The reason why teachers, in different disciplines, believe they are teaching their students to think critically, also (which they may be doing superficially), is that they do not do, and do not have time to do during the course of study, in-depth examinations of the assumptions upon which their disciplines are founded; hence, the different concepts of what constitutes critical thinking.
So long as teachers fail to recognize that they do not examine those assumptions, and fail to emphasize and study the complexities that permeate the issues of language, truth, and knowledge, and so long as they fail to recognize and emphasize and accept 1) that words, i.e., language, symbols, etc., have no inherent meanings, 2) that truth is totally dependent upon our uses of those symbols, and 3) that all claims to knowledge are based on assumptions and are always a matter of degrees of probability, they will not, in fact, succeed in teaching their students, appreciably, to think clearly, critically, or analytically.
Following is a sample of clear, critical, and analytical thinking as it relates to unverifiable theistic language excerpted from my book, Hey! IS That You, God? (Available at Sebastian Publishing Co., 118 Willis Avenue, Port Jefferson, N.Y. 11777), from pages 53 through 58.


Schievella:  Let's review that day in the Garden of Eden.  You did place a fruit tree of knowledge in the center of it?
God:  As the description goes--of good and evil.


Whatever.  But, apparently You were not paying attention to Satan's interference.  Remember Satan?
How could I forget?
Was it You who described Satan as having horns and a long spiked tail?  Did You borrow that from the ancient myths, gods that were part man and part animal?
Pasqual, you're wandering.
Not really.  It's all related.  After all, that serpent in the garden was Satan.  Right?
You know it!
You're disturbed because Satan pulled a fast one on You.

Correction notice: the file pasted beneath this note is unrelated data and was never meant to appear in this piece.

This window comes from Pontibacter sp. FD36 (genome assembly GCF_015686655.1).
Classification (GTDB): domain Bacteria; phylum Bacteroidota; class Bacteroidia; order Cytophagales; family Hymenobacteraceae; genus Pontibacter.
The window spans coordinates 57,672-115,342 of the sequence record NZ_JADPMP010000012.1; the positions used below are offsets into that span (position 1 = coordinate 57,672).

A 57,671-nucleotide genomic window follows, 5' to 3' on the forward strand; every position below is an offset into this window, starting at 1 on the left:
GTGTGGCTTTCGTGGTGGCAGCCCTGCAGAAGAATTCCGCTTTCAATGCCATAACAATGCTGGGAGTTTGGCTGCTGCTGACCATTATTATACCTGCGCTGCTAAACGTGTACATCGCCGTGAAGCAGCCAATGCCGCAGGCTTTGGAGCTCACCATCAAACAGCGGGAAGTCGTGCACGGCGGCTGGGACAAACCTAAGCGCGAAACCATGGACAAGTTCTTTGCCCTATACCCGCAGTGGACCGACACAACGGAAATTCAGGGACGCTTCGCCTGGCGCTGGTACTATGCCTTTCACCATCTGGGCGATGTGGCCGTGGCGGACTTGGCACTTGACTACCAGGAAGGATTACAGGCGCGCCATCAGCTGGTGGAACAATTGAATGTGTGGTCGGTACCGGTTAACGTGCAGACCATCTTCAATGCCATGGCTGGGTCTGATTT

What are you talking about?
You never intended for us to acquire knowledge.  That's why You got so damned mad when Your serpent conned Adam and Eve into eating Your forbidden fruit.  Was your immaterial back turned?  Did Your infinite knowledge and  incorporeal brain fail You?  Why didn't You stop the serpent?  Was it as powerful as You?  I don't mean to embarrass You, God, but these questions do deserve answers.  After all, You did say in Ecclesiastes III, 19, "a man hath no preeminence above a beast."
The issues are more complex than you can imagine.
The politics among you gods must be heavy stuff.  We're pretty lucky there was a serpent in the Garden.
Be careful, Pasqual.
If it hadn't been for that piece of good luck, we'd be no more than innocent, ignorant, happy bumpkins.  I've got to hand it to Satan, in the form of a serpent of course, for motivating us to raise ourselves above the level of animals.
Watch it, Schievella.  You're rubbing salt.
But, God, I was expressing the truth.
The truth yet.  By whose interpretation?
Well, it's the only logical conclusion after You admitted Your ire about our acquiring knowledge.  There are many very intelligent people who give Satan credit for what goes on.  They say he comes out looking better than You do.
Well, think what you want.  I know what the facts were.
Did You really create a serpent that talks human language?  What language was that by the way, French? Italian?  American Indian maybe?  Oh, no.  America had not yet been discovered.  How about Japanese?  Russian?  Oh, I'm forgetting, you gods had not yet toppled the Tower of Babel to confound us.  It was Persian!  They gave You that talking-serpent nonsense.  I've got it!  It was Hebrew.  Right?
Rant on, Pasqual.
Ah well, it's obvious You're hiding something from us.  I'll bet there are other gods up there with You, and Satan is one of them.